Computer patent game
The U.S. patent system may stifle innovation and technical progress, according to a study from UC Irvine and University of Kansas School of Law.
A new study challenges the traditional view that patents foster innovation, suggesting instead that they may hinder technological progress, economic activity and societal wealth. These results could have important policy implications, because many countries count on patent systems to spur new technology and promote economic growth.
To examine the effect of patents on technological innovation, Bill Tomlinson of UC Irvine’s Donald Bren School of Information & Computer Sciences and Andrew Torrance of the University of Kansas School of Law developed an online game simulating the U.S. patent system.
PatentSim features an abstract model of the innovation process, a database of potential innovations and a network through which users can interact with one another to license, assign, buy, infringe and enforce patents. The software allows players to simulate the innovation process under a traditional patent system; a “commons” system, in which no patent protection is available; or a system with both patents and open-source protection.
“In PatentSim, we found that the patent system did not work to spur innovation,” said Tomlinson, associate professor of informatics. “In fact, participants were more likely to innovate when there was no intellectual property protection at all, or when they could open-source their innovations and share them with other people.”
The researchers measured the efficacy of the three systems based on innovation, the number of inventions; productivity, a measure of economic activity; and societal wealth, the ability to generate money.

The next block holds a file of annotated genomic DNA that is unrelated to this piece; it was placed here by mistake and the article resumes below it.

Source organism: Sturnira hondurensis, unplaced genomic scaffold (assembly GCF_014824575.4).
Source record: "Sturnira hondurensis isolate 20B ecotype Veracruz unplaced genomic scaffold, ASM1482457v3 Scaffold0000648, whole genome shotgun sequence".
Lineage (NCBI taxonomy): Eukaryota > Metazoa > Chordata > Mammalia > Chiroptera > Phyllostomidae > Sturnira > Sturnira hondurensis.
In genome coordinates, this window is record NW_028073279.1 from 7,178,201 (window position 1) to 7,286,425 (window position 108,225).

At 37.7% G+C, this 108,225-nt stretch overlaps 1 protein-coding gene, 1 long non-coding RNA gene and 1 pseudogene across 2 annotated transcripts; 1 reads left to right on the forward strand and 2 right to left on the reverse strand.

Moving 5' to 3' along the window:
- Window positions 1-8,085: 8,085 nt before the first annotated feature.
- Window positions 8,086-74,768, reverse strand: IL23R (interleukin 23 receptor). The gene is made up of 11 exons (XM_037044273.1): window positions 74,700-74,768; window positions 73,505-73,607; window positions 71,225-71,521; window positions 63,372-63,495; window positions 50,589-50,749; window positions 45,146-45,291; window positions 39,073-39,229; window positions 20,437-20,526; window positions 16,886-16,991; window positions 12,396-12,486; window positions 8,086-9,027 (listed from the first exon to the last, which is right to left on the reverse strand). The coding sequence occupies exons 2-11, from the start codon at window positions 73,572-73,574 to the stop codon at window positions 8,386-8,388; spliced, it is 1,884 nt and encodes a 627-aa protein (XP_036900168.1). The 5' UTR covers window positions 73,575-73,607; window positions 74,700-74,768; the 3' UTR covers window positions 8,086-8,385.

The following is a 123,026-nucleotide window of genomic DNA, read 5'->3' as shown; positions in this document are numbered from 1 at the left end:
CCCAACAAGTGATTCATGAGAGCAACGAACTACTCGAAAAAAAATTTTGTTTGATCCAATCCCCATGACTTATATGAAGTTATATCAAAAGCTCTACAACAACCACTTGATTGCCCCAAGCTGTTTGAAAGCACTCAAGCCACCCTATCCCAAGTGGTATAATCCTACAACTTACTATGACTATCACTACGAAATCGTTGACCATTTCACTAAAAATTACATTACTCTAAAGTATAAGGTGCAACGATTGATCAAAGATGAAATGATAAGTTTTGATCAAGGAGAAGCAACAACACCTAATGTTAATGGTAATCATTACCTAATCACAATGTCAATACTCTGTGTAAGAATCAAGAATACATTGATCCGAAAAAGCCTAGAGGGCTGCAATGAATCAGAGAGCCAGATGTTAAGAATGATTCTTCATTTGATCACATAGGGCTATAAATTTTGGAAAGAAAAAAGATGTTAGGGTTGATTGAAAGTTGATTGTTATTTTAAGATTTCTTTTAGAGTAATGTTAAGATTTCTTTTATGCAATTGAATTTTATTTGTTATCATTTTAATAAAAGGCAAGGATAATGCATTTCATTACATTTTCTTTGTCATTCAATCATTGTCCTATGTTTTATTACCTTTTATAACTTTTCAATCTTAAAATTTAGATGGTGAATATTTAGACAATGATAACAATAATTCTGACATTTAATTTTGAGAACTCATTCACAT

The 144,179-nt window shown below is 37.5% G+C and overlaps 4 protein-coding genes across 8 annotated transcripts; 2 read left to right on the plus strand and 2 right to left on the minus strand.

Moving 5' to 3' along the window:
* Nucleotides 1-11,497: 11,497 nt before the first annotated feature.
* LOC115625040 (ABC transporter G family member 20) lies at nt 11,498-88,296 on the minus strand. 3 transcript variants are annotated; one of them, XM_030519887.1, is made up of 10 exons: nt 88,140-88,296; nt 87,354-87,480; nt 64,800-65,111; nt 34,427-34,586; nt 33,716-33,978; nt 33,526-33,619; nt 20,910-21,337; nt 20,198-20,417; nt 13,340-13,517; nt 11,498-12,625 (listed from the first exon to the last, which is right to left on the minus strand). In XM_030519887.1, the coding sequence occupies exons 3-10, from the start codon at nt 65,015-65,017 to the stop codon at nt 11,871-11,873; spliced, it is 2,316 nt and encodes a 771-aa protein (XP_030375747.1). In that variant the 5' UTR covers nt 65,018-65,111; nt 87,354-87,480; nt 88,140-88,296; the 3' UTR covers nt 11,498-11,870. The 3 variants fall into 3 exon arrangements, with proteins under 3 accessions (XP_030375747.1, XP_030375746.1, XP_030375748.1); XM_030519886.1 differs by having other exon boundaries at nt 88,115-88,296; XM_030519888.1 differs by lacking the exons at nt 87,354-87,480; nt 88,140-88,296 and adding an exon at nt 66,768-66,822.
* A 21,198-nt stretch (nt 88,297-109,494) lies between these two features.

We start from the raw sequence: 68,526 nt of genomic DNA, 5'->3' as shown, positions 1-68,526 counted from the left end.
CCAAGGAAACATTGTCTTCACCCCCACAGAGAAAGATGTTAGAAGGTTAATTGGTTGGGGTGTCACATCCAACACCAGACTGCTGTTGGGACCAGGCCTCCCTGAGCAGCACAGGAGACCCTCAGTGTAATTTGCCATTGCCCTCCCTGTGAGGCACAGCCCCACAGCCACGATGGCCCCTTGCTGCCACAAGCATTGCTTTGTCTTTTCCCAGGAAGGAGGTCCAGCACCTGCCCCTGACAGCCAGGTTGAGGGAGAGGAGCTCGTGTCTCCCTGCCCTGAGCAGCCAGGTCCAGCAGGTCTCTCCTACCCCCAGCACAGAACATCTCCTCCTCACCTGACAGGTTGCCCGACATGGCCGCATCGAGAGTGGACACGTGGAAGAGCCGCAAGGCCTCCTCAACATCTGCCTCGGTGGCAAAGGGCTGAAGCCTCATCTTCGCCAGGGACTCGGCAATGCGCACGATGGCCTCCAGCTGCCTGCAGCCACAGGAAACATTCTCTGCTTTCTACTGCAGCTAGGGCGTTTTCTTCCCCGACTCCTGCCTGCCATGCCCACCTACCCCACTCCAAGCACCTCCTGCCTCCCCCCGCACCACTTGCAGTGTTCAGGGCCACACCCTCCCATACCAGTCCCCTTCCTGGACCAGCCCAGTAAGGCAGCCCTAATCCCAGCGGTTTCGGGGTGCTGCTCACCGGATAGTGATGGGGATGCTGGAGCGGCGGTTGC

Players were first-year law students who had never had intellectual property coursework. Tomlinson and Torrance plan further studies with subjects of different backgrounds, including M.B.A. students at Harvard University.
“Current patent laws are based on century-old assumptions that patents spur technological progress, and few have questioned this,” said Torrance, associate professor of law. “If it turns out that our laws are based upon misinformation and bad assumptions, society may be failing to promote beneficial new technologies that could improve quality of life.”
The study was published recently in The Columbia Science & Technology Law Review. The full paper, “Patents and the Regress of Useful Arts,” is among the top-10 most uploaded law and economics publications recently on the Social Science Research Network Web site, the leading database of scholarly social sciences publications. It may be downloaded for free.
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